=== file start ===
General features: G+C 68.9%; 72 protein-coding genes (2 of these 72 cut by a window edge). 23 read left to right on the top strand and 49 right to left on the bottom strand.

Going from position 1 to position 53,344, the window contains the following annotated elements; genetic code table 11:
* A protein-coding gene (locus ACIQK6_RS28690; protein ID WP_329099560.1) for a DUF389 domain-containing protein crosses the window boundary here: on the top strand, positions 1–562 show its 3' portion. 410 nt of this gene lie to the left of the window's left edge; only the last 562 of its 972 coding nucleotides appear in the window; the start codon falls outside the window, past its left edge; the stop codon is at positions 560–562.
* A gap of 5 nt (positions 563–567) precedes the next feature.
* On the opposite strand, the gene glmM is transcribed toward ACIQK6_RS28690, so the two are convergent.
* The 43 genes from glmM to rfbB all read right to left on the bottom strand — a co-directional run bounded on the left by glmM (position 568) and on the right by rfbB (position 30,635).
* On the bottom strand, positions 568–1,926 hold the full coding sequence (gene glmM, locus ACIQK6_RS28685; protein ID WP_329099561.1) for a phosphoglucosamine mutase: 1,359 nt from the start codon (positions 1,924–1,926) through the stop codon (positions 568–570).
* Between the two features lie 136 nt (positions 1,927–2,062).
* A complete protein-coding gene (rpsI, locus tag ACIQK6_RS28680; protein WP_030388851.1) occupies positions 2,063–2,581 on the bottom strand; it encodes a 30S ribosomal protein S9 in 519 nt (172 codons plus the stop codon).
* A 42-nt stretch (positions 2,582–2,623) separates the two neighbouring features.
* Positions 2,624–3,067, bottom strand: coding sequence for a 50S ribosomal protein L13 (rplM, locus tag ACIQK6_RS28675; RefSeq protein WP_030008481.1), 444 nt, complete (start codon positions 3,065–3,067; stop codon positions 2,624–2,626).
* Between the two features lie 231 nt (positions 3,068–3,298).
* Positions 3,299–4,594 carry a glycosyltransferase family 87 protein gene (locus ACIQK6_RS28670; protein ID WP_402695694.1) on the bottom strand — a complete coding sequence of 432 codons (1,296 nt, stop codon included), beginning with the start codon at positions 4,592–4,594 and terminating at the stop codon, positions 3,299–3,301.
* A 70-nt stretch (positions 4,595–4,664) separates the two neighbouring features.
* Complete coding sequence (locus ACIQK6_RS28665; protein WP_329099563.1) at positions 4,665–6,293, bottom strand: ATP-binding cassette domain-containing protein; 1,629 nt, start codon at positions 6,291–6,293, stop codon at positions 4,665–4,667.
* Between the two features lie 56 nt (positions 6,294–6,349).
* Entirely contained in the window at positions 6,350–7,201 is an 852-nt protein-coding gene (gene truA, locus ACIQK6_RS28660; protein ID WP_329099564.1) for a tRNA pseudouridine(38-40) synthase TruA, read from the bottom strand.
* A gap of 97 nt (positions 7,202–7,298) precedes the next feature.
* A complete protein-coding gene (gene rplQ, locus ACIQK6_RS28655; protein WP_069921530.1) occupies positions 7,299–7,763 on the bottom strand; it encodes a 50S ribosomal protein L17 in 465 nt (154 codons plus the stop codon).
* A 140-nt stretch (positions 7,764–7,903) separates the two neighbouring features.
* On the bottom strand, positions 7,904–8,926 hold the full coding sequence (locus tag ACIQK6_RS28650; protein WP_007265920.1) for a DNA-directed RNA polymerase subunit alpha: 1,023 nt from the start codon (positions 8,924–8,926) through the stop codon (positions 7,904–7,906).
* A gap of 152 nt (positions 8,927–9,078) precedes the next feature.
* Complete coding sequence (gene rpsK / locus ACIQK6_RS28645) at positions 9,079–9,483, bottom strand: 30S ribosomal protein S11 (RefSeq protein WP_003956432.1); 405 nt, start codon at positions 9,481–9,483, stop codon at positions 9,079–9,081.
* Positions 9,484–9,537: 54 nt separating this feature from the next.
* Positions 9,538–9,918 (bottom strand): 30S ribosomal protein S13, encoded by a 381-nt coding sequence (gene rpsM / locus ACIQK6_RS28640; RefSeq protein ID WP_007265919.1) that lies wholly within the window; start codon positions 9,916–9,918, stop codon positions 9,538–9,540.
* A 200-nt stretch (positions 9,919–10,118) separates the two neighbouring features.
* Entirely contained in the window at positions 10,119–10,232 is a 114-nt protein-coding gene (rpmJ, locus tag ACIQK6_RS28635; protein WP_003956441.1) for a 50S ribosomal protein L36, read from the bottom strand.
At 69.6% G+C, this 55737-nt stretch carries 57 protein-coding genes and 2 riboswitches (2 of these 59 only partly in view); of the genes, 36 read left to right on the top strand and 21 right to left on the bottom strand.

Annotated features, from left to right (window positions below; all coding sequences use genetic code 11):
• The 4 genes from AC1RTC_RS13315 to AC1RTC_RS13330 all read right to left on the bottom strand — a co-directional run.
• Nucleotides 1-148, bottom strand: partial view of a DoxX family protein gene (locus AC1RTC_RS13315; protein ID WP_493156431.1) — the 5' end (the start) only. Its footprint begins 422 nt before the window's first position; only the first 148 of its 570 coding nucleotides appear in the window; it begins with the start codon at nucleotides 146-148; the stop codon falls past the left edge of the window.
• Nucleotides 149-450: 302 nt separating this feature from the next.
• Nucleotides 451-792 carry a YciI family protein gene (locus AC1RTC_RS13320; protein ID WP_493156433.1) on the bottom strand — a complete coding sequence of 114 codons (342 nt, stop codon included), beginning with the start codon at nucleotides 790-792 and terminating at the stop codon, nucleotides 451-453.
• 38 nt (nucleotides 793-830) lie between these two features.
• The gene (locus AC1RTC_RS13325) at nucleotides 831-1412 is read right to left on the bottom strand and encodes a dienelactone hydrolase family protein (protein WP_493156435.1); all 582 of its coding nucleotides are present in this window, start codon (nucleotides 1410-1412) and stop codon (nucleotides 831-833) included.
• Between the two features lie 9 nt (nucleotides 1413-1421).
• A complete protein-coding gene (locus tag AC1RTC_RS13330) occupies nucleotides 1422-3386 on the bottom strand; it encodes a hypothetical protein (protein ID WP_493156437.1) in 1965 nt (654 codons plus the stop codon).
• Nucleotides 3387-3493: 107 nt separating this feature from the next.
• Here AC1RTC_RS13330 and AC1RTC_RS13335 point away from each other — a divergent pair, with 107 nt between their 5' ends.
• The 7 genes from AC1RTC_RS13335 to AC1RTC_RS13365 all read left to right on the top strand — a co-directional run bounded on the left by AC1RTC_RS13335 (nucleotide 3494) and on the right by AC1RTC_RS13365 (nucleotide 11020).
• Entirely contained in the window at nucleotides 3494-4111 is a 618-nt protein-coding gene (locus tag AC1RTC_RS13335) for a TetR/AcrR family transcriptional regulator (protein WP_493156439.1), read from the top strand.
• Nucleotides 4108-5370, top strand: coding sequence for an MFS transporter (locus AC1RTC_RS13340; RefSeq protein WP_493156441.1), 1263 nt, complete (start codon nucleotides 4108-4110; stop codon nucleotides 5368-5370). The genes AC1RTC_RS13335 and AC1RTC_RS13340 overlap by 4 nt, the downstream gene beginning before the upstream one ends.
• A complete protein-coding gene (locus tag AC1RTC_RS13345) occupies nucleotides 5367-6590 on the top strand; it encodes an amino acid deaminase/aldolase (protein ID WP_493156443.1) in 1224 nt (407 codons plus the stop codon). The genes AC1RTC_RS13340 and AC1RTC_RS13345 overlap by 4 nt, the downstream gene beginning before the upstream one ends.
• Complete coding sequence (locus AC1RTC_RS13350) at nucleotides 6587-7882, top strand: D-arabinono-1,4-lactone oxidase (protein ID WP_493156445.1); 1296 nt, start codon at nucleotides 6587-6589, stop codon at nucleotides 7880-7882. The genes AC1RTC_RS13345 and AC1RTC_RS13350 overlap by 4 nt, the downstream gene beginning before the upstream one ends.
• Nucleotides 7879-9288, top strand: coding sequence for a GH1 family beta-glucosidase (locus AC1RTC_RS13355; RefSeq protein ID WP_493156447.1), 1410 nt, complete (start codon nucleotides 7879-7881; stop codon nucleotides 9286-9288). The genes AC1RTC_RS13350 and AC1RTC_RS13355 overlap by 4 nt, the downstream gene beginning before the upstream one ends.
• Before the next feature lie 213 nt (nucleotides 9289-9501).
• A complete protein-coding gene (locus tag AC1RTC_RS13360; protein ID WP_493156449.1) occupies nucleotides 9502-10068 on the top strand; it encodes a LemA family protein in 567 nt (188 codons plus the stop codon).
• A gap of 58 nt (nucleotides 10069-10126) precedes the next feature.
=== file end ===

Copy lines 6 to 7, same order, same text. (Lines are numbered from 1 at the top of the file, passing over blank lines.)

* The 43 genes from glmM to rfbB all read right to left on the bottom strand — a co-directional run bounded on the left by glmM (position 568) and on the right by rfbB (position 30,635).
* On the bottom strand, positions 568–1,926 hold the full coding sequence (gene glmM, locus ACIQK6_RS28685; protein ID WP_329099561.1) for a phosphoglucosamine mutase: 1,359 nt from the start codon (positions 1,924–1,926) through the stop codon (positions 568–570).